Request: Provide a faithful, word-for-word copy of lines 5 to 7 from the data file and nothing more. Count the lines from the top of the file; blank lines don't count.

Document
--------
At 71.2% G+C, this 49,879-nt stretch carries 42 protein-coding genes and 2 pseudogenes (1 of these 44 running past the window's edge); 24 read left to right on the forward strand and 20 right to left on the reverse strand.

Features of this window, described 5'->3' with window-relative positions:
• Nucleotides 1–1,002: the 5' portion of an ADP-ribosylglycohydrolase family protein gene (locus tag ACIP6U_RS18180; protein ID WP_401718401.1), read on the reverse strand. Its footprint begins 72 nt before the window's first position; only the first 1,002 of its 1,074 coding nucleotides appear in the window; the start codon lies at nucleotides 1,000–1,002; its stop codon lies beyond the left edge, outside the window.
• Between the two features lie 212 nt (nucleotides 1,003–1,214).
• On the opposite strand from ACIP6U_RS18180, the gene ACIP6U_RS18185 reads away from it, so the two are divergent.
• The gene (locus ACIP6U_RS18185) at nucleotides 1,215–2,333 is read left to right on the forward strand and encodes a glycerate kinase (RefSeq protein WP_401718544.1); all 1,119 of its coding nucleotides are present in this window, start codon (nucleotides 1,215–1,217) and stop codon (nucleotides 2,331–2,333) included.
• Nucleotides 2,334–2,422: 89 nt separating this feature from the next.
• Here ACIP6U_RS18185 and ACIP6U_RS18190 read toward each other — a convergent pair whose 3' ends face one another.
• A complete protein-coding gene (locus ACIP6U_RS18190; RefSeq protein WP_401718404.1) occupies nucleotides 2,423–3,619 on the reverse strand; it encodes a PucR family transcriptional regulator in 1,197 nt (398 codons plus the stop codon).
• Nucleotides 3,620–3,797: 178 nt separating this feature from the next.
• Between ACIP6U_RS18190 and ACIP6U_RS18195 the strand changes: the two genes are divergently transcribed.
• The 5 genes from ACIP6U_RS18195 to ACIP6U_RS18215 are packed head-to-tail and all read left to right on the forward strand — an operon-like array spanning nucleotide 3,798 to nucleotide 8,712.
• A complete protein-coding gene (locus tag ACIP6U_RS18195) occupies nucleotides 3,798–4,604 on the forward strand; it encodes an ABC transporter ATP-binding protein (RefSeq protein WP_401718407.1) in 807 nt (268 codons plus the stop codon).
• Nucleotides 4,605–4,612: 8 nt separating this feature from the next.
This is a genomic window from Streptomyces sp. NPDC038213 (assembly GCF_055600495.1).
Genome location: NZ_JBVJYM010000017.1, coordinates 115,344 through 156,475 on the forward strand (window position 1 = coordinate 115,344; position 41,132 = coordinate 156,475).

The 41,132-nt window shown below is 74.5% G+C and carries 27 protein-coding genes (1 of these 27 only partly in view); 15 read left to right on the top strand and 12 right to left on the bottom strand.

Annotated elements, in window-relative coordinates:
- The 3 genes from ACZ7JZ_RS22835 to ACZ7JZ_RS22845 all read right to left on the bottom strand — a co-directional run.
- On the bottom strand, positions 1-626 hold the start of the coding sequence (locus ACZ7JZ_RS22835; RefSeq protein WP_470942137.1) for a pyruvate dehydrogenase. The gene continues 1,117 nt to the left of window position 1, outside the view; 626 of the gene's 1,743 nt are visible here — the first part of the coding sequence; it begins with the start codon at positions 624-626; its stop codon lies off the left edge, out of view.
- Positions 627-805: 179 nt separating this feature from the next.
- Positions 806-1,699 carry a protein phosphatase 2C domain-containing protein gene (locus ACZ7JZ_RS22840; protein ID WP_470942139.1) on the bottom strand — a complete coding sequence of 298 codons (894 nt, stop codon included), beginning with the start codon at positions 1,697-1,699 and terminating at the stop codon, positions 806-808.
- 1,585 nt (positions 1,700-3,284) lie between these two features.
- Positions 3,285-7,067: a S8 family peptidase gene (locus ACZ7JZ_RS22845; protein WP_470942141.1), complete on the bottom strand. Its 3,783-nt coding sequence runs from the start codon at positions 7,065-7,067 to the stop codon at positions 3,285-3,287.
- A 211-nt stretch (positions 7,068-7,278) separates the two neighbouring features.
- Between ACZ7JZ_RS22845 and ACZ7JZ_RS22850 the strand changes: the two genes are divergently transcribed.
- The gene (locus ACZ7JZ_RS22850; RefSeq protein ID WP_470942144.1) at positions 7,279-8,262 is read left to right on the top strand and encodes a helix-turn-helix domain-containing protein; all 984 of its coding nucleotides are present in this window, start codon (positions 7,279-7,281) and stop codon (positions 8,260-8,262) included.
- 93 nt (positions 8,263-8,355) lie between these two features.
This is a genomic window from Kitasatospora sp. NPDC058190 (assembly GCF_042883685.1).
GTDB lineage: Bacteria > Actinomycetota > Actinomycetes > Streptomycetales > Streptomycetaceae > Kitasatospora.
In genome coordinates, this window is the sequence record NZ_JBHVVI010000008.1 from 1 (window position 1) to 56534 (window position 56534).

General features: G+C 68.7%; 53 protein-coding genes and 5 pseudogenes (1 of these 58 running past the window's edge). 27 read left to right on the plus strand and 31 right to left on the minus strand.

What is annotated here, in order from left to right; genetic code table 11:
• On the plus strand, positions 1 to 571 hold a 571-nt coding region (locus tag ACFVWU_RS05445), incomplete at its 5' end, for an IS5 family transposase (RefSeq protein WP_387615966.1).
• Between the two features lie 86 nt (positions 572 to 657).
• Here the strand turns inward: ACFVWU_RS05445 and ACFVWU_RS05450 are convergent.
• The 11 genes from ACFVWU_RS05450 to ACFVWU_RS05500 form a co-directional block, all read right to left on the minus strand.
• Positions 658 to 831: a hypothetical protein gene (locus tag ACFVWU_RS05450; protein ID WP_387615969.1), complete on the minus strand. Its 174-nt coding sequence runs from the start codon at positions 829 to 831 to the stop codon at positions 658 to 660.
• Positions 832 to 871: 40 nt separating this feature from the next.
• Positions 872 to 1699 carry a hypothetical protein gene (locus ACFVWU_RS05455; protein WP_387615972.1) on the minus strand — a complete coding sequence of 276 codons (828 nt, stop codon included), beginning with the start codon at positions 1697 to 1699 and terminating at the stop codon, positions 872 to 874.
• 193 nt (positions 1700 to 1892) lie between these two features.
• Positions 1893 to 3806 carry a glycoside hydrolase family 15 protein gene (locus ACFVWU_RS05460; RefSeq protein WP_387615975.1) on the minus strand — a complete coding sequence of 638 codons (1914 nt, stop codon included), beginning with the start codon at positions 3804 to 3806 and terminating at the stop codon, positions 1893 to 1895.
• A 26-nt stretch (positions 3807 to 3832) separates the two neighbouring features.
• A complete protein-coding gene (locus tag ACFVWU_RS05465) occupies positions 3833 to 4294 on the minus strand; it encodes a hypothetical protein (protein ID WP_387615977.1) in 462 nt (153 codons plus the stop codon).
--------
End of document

• On the opposite strand from ACIP6U_RS18180, the gene ACIP6U_RS18185 reads away from it, so the two are divergent.
• The gene (locus ACIP6U_RS18185) at nucleotides 1,215–2,333 is read left to right on the forward strand and encodes a glycerate kinase (RefSeq protein WP_401718544.1); all 1,119 of its coding nucleotides are present in this window, start codon (nucleotides 1,215–1,217) and stop codon (nucleotides 2,331–2,333) included.
• Nucleotides 2,334–2,422: 89 nt separating this feature from the next.